TEHERAN (AFP) - Iran said on Thursday the new sanctions approved by the US House of Representatives aimed at curbing Teheran's controversial nuclear drive will only serve to complicate efforts to negotiate a solution.
The House approved the new measures on Wednesday as a means to prevent Iran gaining nuclear weapons capability, sending a signal to Teheran before its new president is sworn in in parliament on Sunday.
The measure, which overwhelmingly passed 400-20, would slap strict limits on Iran's already heavily-sanctioned oil industry, as well as on other sectors of the country's ailing economy, including the automobile and mining sectors.
"The only influence these sanctions have is to make finding a solution to existing issues more complicated and more difficult... especially on the issue of nuclear talks," foreign ministry spokesman Abbas Araqchi told Isna news agency.
"Imposing sanctions on Iran is a failed policy and will not help find a rational solution... Insisting on this policy is surprising as it will not change the Islamic republic's stance," he added.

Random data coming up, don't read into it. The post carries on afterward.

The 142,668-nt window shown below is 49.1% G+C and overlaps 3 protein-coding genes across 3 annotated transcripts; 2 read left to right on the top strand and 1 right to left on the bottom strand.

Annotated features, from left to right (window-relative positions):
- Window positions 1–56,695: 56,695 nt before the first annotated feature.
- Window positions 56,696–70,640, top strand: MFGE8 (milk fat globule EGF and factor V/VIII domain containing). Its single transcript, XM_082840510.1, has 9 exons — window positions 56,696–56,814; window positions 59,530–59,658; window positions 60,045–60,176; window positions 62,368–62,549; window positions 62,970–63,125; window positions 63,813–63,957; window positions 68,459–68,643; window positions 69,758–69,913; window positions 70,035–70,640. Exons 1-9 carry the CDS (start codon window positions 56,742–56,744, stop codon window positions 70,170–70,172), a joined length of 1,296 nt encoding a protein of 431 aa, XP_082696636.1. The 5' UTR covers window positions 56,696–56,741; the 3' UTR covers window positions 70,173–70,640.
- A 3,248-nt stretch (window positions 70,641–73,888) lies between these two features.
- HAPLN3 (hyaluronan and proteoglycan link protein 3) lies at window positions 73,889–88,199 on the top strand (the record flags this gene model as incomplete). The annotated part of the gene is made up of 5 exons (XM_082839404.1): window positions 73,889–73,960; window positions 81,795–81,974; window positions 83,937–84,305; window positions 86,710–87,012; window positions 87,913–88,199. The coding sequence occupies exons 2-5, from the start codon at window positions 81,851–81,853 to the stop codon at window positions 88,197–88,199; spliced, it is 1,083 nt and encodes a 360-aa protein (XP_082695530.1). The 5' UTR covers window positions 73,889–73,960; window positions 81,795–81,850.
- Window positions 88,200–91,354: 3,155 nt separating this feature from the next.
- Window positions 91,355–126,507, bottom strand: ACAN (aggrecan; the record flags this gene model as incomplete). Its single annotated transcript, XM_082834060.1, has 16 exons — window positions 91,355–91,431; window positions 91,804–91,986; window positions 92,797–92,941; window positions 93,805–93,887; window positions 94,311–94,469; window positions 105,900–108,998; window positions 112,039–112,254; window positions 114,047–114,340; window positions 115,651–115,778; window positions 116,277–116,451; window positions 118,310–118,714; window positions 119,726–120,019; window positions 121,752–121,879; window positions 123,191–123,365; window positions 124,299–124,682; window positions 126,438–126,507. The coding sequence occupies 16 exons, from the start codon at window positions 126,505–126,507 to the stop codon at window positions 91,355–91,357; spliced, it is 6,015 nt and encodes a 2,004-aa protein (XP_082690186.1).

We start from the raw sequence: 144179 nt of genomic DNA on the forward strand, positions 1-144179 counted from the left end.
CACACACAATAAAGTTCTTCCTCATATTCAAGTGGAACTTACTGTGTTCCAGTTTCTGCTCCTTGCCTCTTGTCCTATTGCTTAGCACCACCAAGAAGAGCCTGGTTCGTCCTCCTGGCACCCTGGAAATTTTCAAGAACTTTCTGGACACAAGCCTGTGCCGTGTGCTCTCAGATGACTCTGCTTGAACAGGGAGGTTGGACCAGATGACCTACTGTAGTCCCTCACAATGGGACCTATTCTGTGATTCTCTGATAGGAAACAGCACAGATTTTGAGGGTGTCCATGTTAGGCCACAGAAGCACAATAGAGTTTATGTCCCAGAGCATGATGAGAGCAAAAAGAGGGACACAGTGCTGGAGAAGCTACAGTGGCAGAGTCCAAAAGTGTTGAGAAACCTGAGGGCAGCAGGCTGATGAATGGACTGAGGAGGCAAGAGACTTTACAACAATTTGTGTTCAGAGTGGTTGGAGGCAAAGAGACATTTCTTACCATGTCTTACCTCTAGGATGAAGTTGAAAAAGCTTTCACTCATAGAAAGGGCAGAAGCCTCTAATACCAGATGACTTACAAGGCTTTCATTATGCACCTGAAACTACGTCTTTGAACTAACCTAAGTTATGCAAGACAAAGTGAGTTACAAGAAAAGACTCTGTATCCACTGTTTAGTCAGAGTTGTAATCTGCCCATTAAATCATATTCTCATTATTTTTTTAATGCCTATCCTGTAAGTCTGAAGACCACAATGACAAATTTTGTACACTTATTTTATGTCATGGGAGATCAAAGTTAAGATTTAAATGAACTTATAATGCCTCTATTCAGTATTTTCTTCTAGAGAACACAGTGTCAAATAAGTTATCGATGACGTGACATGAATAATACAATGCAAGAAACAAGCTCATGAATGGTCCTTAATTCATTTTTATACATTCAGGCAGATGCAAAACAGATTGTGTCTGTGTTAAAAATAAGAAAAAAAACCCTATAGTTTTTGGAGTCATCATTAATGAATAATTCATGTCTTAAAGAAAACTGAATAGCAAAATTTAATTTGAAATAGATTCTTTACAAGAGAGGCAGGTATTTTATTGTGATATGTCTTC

Critics say the vote was badly timed, coming just days before Hassan Rowhani, a former Iranian nuclear negotiator under reformist leader Mohammad Khatami, takes over as president.
Advocates of diplomacy have suggested that the US should use the departure of outgoing President Mahmoud Ahmadinejad as a chance to seek engagement with Iran, instead of maintaining a rigid posture.
But House Speaker John Boehner made a special plea for passage of the Nuclear Iran Prevention Act before Congress goes on its annual summer break at the end of this week.
The new legislation, should it pass the Senate and be signed by President Barack Obama, would require a further cut of one million barrels per day over the next year as a condition for exemptions, amounting to a virtual embargo on Iran's crude exports.
Six countries - China, India, Japan, South Korea, Taiwan and Turkey - still import Iranian oil, but they have reduced their buying since 2012, with Washington granting them exemptions.